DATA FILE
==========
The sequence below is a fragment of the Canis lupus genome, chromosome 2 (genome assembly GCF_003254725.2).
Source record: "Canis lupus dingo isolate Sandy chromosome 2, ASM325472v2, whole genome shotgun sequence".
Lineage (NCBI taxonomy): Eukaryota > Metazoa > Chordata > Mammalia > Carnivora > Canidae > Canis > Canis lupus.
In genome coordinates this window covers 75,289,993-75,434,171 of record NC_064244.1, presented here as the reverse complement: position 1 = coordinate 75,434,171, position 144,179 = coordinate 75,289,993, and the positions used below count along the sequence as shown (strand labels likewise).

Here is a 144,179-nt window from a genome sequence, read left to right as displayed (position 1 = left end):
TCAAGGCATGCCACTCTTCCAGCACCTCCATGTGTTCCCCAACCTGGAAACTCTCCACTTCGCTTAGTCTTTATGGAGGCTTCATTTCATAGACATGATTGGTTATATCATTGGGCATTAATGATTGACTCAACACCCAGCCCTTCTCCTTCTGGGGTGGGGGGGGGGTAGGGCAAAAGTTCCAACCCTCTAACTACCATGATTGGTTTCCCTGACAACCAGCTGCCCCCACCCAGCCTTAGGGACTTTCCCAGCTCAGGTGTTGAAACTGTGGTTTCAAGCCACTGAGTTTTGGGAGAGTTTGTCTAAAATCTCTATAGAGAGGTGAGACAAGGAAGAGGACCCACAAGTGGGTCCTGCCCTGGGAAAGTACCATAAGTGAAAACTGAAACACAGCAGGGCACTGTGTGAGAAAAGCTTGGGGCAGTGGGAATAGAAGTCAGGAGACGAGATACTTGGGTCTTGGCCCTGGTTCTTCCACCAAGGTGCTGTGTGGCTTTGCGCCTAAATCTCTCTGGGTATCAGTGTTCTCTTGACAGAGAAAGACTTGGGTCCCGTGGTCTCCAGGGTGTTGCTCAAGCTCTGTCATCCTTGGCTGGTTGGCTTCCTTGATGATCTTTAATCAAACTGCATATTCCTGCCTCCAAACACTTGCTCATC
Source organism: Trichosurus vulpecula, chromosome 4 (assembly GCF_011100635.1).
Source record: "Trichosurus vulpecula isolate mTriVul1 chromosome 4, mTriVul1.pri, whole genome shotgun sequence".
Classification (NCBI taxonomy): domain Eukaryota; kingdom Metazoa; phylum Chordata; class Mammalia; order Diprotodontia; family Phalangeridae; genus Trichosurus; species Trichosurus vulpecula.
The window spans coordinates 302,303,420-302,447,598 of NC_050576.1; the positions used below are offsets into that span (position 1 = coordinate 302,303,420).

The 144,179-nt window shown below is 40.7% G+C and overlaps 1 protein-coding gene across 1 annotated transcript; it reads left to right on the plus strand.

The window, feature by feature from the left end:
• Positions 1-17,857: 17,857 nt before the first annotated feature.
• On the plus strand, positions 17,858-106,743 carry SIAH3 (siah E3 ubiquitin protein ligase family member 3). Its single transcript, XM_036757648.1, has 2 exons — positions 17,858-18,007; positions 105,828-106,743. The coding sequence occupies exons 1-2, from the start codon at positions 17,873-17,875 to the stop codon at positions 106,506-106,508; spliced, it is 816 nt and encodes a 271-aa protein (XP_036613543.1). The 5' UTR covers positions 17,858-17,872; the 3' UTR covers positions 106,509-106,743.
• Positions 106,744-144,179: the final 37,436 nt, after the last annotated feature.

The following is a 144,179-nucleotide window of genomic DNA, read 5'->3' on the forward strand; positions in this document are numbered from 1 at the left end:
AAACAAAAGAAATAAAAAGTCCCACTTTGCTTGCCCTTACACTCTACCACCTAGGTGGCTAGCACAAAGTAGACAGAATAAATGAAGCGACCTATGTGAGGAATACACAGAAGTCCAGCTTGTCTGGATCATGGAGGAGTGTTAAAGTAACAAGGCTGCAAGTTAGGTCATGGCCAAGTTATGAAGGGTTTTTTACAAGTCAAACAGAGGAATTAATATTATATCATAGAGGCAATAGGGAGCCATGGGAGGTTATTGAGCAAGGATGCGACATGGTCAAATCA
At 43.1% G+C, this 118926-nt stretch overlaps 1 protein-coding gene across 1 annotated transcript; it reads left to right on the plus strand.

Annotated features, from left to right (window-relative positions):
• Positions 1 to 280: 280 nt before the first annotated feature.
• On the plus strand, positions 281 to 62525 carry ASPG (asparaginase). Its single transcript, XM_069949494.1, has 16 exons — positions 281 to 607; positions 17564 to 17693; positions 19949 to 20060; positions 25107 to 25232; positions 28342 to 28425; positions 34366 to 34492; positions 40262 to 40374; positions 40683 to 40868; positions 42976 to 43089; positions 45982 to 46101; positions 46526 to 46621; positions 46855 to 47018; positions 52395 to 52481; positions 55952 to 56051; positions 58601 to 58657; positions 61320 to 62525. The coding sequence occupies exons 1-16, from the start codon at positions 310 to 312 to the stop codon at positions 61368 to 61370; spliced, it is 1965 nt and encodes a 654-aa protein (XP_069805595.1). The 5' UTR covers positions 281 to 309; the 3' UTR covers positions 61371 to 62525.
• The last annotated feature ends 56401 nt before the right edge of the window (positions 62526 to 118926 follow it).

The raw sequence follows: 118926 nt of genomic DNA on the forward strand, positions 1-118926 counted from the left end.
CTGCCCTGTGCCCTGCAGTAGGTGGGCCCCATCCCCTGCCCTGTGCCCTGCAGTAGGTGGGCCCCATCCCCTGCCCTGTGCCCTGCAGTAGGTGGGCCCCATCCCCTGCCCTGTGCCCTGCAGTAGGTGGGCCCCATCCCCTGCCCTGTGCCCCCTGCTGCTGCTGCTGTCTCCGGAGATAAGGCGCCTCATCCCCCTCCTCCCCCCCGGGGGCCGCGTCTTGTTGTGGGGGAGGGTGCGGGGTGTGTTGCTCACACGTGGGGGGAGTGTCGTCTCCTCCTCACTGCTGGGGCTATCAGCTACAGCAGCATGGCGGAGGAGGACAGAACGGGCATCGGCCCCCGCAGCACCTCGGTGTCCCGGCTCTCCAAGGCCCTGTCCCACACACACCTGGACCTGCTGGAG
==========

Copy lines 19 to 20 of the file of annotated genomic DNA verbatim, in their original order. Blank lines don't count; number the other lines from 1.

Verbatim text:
Annotated features, from left to right (window-relative positions):
• Positions 1 to 280: 280 nt before the first annotated feature.